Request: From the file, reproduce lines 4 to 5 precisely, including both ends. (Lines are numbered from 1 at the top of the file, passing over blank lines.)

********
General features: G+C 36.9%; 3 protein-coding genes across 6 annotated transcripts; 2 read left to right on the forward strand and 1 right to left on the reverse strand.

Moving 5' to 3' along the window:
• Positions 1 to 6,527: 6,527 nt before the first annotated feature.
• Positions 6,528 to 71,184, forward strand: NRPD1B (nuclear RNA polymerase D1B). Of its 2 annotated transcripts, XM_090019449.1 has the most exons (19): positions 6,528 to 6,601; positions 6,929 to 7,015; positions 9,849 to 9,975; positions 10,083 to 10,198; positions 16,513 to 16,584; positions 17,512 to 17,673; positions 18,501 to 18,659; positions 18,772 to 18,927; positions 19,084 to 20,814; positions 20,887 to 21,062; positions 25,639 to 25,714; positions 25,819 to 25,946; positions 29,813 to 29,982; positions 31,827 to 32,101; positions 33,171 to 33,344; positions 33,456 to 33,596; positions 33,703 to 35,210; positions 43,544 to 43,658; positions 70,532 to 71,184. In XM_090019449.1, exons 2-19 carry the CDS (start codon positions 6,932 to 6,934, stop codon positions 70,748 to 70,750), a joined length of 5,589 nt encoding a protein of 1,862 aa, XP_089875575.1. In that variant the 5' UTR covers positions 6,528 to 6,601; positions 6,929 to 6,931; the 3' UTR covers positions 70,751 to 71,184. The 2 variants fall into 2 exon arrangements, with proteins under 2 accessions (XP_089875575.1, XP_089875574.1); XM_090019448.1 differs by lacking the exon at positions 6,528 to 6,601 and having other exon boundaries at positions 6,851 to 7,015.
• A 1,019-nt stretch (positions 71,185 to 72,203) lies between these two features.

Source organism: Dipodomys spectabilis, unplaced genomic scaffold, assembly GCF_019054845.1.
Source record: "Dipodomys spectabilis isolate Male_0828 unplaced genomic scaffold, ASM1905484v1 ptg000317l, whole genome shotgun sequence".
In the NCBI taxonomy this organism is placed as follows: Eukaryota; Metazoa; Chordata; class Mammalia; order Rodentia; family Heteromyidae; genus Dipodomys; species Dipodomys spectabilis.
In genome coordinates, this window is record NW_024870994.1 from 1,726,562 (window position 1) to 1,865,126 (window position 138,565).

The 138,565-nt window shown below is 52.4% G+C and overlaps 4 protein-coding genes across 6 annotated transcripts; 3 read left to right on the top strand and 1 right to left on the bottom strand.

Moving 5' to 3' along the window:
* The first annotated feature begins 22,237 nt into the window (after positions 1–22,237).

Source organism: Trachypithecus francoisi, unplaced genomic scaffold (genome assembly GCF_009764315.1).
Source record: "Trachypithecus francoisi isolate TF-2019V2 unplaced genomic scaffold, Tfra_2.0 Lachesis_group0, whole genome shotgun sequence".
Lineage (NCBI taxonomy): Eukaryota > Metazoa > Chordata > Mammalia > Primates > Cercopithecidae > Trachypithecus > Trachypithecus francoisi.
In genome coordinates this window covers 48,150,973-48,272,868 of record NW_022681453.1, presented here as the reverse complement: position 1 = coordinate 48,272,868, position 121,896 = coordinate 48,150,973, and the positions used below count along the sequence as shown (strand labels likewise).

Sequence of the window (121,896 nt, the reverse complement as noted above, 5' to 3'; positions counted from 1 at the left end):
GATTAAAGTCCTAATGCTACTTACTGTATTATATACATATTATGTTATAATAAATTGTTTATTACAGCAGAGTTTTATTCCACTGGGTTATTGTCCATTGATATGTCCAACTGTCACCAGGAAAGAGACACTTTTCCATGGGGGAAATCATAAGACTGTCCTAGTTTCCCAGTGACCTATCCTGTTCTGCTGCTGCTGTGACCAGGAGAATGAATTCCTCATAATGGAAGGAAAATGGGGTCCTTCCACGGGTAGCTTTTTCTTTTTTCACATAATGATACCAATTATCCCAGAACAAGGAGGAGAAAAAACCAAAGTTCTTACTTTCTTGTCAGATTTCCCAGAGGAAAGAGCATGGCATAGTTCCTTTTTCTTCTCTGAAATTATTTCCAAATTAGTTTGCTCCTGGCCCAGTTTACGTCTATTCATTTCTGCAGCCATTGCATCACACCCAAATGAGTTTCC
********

• Positions 6,528 to 71,184, forward strand: NRPD1B (nuclear RNA polymerase D1B). Of its 2 annotated transcripts, XM_090019449.1 has the most exons (19): positions 6,528 to 6,601; positions 6,929 to 7,015; positions 9,849 to 9,975; positions 10,083 to 10,198; positions 16,513 to 16,584; positions 17,512 to 17,673; positions 18,501 to 18,659; positions 18,772 to 18,927; positions 19,084 to 20,814; positions 20,887 to 21,062; positions 25,639 to 25,714; positions 25,819 to 25,946; positions 29,813 to 29,982; positions 31,827 to 32,101; positions 33,171 to 33,344; positions 33,456 to 33,596; positions 33,703 to 35,210; positions 43,544 to 43,658; positions 70,532 to 71,184. In XM_090019449.1, exons 2-19 carry the CDS (start codon positions 6,932 to 6,934, stop codon positions 70,748 to 70,750), a joined length of 5,589 nt encoding a protein of 1,862 aa, XP_089875575.1. In that variant the 5' UTR covers positions 6,528 to 6,601; positions 6,929 to 6,931; the 3' UTR covers positions 70,751 to 71,184. The 2 variants fall into 2 exon arrangements, with proteins under 2 accessions (XP_089875575.1, XP_089875574.1); XM_090019448.1 differs by lacking the exon at positions 6,528 to 6,601 and having other exon boundaries at positions 6,851 to 7,015.
• A 1,019-nt stretch (positions 71,185 to 72,203) lies between these two features.